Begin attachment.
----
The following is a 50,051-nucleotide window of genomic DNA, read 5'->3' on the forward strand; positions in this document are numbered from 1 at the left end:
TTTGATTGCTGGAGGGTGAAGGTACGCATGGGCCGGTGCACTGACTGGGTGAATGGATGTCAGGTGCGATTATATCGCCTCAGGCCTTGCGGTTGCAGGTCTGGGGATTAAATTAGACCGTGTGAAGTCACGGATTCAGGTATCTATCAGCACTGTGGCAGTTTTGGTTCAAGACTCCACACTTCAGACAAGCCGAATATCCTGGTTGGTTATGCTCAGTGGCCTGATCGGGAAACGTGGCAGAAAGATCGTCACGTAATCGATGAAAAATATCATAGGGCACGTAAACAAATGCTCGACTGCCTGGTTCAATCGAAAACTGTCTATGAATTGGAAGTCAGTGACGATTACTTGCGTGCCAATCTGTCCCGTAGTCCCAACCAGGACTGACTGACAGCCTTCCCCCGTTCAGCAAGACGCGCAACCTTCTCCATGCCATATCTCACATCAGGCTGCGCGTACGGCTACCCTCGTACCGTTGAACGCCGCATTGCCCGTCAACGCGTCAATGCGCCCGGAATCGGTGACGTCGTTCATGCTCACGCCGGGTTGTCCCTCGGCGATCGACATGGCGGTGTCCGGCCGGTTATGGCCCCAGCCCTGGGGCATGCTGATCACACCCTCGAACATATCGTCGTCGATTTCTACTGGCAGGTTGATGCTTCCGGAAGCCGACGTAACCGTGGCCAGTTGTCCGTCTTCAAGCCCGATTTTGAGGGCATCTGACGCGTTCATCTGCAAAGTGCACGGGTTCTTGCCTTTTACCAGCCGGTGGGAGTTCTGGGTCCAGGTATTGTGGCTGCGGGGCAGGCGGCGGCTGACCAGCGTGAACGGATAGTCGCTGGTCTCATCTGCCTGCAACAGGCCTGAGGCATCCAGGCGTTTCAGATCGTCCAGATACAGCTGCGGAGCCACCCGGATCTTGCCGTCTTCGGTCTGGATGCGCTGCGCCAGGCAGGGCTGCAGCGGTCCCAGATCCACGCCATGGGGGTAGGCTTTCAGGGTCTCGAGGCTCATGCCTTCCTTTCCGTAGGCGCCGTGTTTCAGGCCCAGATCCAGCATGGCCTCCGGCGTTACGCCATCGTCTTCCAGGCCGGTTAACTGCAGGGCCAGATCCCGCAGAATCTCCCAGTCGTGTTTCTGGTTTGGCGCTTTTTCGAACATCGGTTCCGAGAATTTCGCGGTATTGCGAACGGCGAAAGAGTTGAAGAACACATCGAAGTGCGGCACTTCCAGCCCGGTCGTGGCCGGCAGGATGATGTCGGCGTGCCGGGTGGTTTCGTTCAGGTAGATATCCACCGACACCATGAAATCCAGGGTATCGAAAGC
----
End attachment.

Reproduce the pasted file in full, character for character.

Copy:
The following is a 50,051-nucleotide window of genomic DNA, read 5'->3' on the forward strand; positions in this document are numbered from 1 at the left end:
TTTGATTGCTGGAGGGTGAAGGTACGCATGGGCCGGTGCACTGACTGGGTGAATGGATGTCAGGTGCGATTATATCGCCTCAGGCCTTGCGGTTGCAGGTCTGGGGATTAAATTAGACCGTGTGAAGTCACGGATTCAGGTATCTATCAGCACTGTGGCAGTTTTGGTTCAAGACTCCACACTTCAGACAAGCCGAATATCCTGGTTGGTTATGCTCAGTGGCCTGATCGGGAAACGTGGCAGAAAGATCGTCACGTAATCGATGAAAAATATCATAGGGCACGTAAACAAATGCTCGACTGCCTGGTTCAATCGAAAACTGTCTATGAATTGGAAGTCAGTGACGATTACTTGCGTGCCAATCTGTCCCGTAGTCCCAACCAGGACTGACTGACAGCCTTCCCCCGTTCAGCAAGACGCGCAACCTTCTCCATGCCATATCTCACATCAGGCTGCGCGTACGGCTACCCTCGTACCGTTGAACGCCGCATTGCCCGTCAACGCGTCAATGCGCCCGGAATCGGTGACGTCGTTCATGCTCACGCCGGGTTGTCCCTCGGCGATCGACATGGCGGTGTCCGGCCGGTTATGGCCCCAGCCCTGGGGCATGCTGATCACACCCTCGAACATATCGTCGTCGATTTCTACTGGCAGGTTGATGCTTCCGGAAGCCGACGTAACCGTGGCCAGTTGTCCGTCTTCAAGCCCGATTTTGAGGGCATCTGACGCGTTCATCTGCAAAGTGCACGGGTTCTTGCCTTTTACCAGCCGGTGGGAGTTCTGGGTCCAGGTATTGTGGCTGCGGGGCAGGCGGCGGCTGACCAGCGTGAACGGATAGTCGCTGGTCTCATCTGCCTGCAACAGGCCTGAGGCATCCAGGCGTTTCAGATCGTCCAGATACAGCTGCGGAGCCACCCGGATCTTGCCGTCTTCGGTCTGGATGCGCTGCGCCAGGCAGGGCTGCAGCGGTCCCAGATCCACGCCATGGGGGTAGGCTTTCAGGGTCTCGAGGCTCATGCCTTCCTTTCCGTAGGCGCCGTGTTTCAGGCCCAGATCCAGCATGGCCTCCGGCGTTACGCCATCGTCTTCCAGGCCGGTTAACTGCAGGGCCAGATCCCGCAGAATCTCCCAGTCGTGTTTCTGGTTTGGCGCTTTTTCGAACATCGGTTCCGAGAATTTCGCGGTATTGCGAACGGCGAAAGAGTTGAAGAACACATCGAAGTGCGGCACTTCCAGCCCGGTCGTGGCCGGCAGGATGATGTCGGCGTGCCGGGTGGTTTCGTTCAGGTAGATATCCACCGACACCATGAAATCCAGGGTATCGAAAGC